Hello Jiachen! What was your starting point for exploring the theme of What Do People Make of Glasgow?
The themes of my works usually start from the process of getting along with my surroundings and myself. At one time I used to focus on my own experiences and relate to hot topics in society to find a theme. But after I came to Glasgow, I felt closer to the city and nature. Now I prefer to feel a natural connection with something in my life, and create something based on that, something that exists naturally in the moment, and I think naturally reveals different
themes from different viewers’ perspectives.
Can you walk us through your creative process?
My creative process is mostly based on my empathy for the things around me, and building bridges with them through a shift in my perspective. I will try many different forms, sculpture, painting, performance, video, etc., in order to look forward to the different
perspectives of the things I am concerned about, which may be sandbags, feathers, rubbish, masonry… in the street, and my process of creation is generally a process of trying to have a dialogue with them and connecting with them.
How did your artistic journey start?
I studied traditional drawing from primary schools to high school, and I loved sketching. Although I found it a bit boring and difficult to draw with single colours at the beginning, the relationship with the pencil taught me to “talk” with the things around me, to respect the non-figures, and to feel the freedom I had not felt for a long time outside of the pressure of study. During my undergraduate studies, Gao Minglu’s book The Wall introduced me to the fascination of contemporary Chinese art, and I was fascinated by the collision of different forms and ideas, which led me to experiment more with my practice.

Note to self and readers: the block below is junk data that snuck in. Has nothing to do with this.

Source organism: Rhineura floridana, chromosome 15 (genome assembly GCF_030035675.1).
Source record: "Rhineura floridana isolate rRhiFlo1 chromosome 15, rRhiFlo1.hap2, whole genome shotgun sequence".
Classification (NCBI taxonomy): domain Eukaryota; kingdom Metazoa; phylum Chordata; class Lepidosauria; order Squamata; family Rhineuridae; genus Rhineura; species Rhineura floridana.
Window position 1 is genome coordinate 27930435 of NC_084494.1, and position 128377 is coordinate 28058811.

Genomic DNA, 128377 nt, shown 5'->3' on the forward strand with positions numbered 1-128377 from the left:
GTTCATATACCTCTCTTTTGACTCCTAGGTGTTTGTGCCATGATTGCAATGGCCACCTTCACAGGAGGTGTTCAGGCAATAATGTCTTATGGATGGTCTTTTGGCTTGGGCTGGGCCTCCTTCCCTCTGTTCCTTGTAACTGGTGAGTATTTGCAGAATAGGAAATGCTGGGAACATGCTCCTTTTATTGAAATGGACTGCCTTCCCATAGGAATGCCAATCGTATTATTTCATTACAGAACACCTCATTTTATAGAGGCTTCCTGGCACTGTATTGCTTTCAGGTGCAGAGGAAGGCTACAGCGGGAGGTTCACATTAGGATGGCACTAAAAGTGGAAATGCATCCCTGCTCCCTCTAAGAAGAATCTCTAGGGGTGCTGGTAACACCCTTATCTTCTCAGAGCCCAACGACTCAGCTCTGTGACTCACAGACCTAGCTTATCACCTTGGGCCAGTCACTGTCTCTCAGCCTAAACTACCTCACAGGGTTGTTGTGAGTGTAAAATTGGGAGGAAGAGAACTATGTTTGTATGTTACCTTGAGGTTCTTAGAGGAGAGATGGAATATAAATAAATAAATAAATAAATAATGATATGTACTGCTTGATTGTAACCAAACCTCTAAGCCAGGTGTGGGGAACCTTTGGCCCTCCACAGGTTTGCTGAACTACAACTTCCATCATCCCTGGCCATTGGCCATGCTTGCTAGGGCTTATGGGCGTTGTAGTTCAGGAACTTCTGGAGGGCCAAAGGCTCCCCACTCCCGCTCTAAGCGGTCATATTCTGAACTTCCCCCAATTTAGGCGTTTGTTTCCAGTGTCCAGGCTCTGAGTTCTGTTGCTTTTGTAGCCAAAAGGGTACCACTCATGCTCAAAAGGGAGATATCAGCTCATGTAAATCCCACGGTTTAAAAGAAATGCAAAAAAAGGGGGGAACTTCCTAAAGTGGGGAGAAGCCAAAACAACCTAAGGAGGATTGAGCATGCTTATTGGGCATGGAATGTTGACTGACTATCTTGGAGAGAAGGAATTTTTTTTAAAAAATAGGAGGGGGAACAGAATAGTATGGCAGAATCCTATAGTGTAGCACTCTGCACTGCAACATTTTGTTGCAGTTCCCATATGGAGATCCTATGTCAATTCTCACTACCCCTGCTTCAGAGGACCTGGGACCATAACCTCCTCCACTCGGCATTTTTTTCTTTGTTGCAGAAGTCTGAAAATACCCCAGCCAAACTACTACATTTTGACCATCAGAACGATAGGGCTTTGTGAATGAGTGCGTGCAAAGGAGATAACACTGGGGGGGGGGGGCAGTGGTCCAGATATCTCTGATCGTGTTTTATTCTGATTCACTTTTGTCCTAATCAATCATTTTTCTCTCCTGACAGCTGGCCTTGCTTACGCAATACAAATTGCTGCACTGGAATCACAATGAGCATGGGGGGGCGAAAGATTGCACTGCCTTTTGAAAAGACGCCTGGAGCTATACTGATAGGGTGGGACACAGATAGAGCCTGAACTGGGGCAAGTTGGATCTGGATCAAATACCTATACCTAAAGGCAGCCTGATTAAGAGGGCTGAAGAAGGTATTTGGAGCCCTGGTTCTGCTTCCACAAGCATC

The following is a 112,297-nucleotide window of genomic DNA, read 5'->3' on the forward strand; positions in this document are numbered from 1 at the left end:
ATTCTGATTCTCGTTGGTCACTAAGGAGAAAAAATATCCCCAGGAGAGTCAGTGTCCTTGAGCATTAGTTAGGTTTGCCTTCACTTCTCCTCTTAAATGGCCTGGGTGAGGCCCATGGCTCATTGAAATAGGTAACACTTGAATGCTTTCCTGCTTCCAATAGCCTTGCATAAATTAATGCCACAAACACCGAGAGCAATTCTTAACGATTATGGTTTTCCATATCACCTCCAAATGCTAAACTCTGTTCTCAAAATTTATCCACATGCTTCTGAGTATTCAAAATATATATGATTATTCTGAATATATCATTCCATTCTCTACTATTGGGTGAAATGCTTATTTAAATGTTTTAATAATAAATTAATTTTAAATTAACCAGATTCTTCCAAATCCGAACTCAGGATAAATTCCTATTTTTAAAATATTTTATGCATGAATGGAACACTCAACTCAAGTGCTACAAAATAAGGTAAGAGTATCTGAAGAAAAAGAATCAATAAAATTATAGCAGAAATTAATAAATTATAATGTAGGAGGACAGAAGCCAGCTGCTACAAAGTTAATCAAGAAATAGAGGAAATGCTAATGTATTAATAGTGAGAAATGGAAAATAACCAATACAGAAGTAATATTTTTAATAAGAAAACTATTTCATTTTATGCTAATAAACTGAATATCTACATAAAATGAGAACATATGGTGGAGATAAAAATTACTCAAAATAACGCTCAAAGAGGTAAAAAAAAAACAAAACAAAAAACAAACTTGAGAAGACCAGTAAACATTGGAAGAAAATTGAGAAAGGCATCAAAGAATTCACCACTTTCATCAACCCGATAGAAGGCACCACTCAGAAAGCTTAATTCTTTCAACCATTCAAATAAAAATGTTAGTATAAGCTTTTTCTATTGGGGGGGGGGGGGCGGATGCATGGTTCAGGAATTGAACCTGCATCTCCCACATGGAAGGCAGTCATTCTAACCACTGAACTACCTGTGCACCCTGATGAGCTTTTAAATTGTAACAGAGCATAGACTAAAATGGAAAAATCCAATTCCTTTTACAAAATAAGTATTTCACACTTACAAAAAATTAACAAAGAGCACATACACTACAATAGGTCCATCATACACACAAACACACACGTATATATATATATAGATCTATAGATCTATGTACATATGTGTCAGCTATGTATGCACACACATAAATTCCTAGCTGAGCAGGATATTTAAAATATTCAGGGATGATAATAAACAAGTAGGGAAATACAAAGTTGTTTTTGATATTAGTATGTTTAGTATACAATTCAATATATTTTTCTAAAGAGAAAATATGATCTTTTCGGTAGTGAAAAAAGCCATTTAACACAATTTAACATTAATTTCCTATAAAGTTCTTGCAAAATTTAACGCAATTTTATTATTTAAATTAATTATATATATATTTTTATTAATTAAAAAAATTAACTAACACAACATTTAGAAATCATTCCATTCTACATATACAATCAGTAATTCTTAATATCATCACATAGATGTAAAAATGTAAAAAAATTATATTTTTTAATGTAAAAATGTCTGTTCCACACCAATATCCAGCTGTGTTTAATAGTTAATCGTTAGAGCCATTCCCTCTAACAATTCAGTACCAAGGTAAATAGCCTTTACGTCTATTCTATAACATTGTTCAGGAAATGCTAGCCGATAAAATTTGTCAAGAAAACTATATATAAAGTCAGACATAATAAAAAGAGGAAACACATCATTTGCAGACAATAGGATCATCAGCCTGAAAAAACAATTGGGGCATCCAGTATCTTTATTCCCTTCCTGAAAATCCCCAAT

How has your practice changed over time?
I think I have become more able to face myself honestly over time. In the past, I might have been more interested in following hot topics, which made it easy for me to be held hostage by other people’s views and opinions, and then lose the vigour of my creativity. Now I
consciously pay attention to the non-human things around me and try to explore their space, language and world.
How do you overcome creative blocks?
Stay fresh and curious about life, the environment and things that exist around me are different every day, and cherish the time and opportunities to spend with them.
Who influences you? Which other artists work do you love?
I really like Anthony Gormley, Sarah Lucas, Louise Bourgeois, David Hammons, Francis Bacon, Lin Tianmiao…… Anthony Gormley’s creative critical interventions on the relationship between the human body and space intrigue me and provoke me to think about
the things in my daily life in relation to my body and the spaces they structure.
What advice would you give to artists who are just starting out?
Actually, I am also an artist who is just starting out, and I think the most important thing is sincerity and the confrontation with oneself. Everyone has unique perspectives, experiences and ideas, so keep an open mind and cherish your perception of the world and nature.
Unknown Errors runs at Six Foot Gallery until 19th September 2023.